I hate to say this because Lee Smith is one of my favorite writers, but her latest, "Guests on Earth," is pretty much a mess. The title comes from a letter written in 1940 by F. Scott Fitzgerald to his daughter, Scotty, in an effort to explain her mother's mental illness. "The insane are mere guests on earth," he wrote, "eternal strangers carrying around broken decalogues that they cannot read." The novel purports to be an explanation of the fire that took Zelda's life, but when it's over, we still don't know what happened.
The story is told by Evalina Touissant, the illegitimate daughter of a "kept woman" in New Orleans. When her lover turns against her, Evalina's mother becomes addicted to opium and then commits suicide. The girl is only 13, and the shock of her mother's death pushes her over the edge. She is committed to Highland Hospital in Asheville, N.C., where Zelda Fitzgerald is also a patient.
It must be remembered that the narrator is a mental patient, frequently "cured" and then committed again, so we can never be certain about what she tells us. She befriends Zelda; with their mutual interest in art and music (Evalina is a gifted pianist), they hit it off. Unfortunately for the plot, our narrator makes many friends, and in an effort to tell all their stories, she loses any coherent storyline.
There is Robert, a seemingly effeminate boy who gave her a "kiss that ran all the way down my body" and then disappears, to be seen again only one more time. There is Ella Jean, the daughter of a cook who sang like an angel and knew all the old Appalachian folk songs. Then Evalina is sent to a private school and Ella Jean is out of her life, though she has a way of turning up at odd moments.
The new school does not work out, either, and several years later, Evalina is at a Baltimore music school when she meets a Swedish tenor named Joseph Nero, who hires her as his accompanist. His career takes them to Europe and her into his bed, which she expects will lead to marriage until she finds him in bed with two other women. He invites her to join them; she goes back to Highland instead.
A psychiatrist named Carroll and his wife are in charge, and they are firm believers in the latest treatments for the mentally ill -- insulin shock, electric shock, even frontal lobotomy. Evalina escapes before the worst can happen, but by then, I was beginning to lose faith in her story. It is not always credible, and I began to be concerned about a girl who climbs into bed with anyone who seems interested.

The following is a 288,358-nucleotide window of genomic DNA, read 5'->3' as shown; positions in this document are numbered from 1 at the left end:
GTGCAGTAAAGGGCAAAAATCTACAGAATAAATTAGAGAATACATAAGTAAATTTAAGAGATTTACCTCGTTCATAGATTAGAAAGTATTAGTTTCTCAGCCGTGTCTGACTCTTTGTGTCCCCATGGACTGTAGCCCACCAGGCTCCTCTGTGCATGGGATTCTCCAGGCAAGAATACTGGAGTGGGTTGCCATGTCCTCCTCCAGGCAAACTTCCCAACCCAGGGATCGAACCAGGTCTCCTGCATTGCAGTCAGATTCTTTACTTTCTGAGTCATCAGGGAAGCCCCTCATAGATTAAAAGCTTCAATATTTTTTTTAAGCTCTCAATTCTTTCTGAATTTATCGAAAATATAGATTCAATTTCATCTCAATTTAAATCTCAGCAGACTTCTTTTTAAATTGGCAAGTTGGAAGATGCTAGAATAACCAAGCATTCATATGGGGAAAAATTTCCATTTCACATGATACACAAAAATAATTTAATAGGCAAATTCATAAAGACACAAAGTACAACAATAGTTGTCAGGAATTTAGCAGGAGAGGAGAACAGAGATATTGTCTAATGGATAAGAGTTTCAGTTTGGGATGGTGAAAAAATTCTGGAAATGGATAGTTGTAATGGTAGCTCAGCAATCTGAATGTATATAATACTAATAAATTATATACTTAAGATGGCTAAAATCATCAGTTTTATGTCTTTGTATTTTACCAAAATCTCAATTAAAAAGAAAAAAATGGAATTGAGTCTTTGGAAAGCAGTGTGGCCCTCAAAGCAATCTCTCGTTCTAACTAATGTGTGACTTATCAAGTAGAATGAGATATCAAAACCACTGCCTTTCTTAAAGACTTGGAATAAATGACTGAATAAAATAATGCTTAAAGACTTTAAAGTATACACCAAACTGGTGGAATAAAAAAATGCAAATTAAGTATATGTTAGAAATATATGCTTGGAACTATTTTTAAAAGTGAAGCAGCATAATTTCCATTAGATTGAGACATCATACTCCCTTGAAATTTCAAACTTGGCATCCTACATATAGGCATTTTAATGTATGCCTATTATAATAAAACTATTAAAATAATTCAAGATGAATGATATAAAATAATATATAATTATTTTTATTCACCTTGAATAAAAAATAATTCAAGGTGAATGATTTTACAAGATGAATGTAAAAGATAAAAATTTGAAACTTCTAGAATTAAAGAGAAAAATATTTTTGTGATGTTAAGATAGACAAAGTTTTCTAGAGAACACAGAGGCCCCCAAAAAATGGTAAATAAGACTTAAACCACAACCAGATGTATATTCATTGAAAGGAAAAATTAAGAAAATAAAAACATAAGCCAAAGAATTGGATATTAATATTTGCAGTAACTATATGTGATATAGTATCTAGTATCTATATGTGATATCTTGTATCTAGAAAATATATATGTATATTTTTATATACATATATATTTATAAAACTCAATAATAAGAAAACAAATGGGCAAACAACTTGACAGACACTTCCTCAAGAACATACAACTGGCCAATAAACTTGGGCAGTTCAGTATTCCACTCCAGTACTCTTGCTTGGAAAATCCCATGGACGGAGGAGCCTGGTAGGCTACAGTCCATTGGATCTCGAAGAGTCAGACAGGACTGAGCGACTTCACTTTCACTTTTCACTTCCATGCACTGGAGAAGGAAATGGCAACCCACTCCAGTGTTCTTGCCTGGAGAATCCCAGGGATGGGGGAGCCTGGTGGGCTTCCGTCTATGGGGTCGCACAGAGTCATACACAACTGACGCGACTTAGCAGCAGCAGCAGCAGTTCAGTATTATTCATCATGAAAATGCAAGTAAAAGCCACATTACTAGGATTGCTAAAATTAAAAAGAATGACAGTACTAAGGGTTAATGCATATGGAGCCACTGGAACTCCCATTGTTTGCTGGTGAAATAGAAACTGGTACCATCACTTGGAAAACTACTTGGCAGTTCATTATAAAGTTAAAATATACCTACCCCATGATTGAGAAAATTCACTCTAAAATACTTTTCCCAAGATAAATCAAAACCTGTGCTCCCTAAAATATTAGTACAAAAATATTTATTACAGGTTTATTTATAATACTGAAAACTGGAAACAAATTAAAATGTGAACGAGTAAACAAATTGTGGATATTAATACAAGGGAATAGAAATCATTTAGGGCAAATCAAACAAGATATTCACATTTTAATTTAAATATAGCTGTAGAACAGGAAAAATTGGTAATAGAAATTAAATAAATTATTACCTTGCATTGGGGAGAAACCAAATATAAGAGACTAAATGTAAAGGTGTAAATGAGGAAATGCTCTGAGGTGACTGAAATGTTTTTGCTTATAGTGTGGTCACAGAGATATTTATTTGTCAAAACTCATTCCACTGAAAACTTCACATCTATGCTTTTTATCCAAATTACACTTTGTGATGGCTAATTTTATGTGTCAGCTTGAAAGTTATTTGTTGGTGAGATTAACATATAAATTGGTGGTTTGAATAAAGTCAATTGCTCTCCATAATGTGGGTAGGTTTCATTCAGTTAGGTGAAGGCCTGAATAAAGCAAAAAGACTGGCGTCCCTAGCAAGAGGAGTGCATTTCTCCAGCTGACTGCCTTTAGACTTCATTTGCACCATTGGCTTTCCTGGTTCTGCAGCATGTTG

There are frequent digressions for accounts of her fellow patients. There is the spectacularly beautiful Dixie who, despite a handsome and loving husband and two delightful children, suffers frequent breakdowns, as well as the irrepressible, amoral Jinx. Evalina also tells us about her mysterious lover, Pam Otto, who never, as I recall, says a word, but takes her to his secret lair for more sex.
The story climaxes with a Mardi Gras, choreographed, costumed, and directed by the lovely, if aging, (she is 48) Zelda, which ends with the tragedy we know is coming. She has her dancers costumed in brightly colored outfits, performing a routine they do not understand. A few of them become hysterical but it all comes together for the finale -- a cancan -- and they exit in triumph. That night, the fire breaks out.
The novel ends back in New Orleans, where Evalina is giving piano lessons. She is living in a basement apartment in the Garden District, and is certain -- with no evidence -- that Pam will soon be joining her. She thinks she sees his shoes passing by on the sidewalk above, but when she rushes up, there is no sign of him. "My palm has been itching of late," she tells us at the very end, "so I believe he will return soon. Oh hurry, hurry, hurry up ... It's time it's almost carnival time when he will appear at my door his face like flower."
I kept thinking that the author was trying to send some hidden message, but if she was, I didn't get it.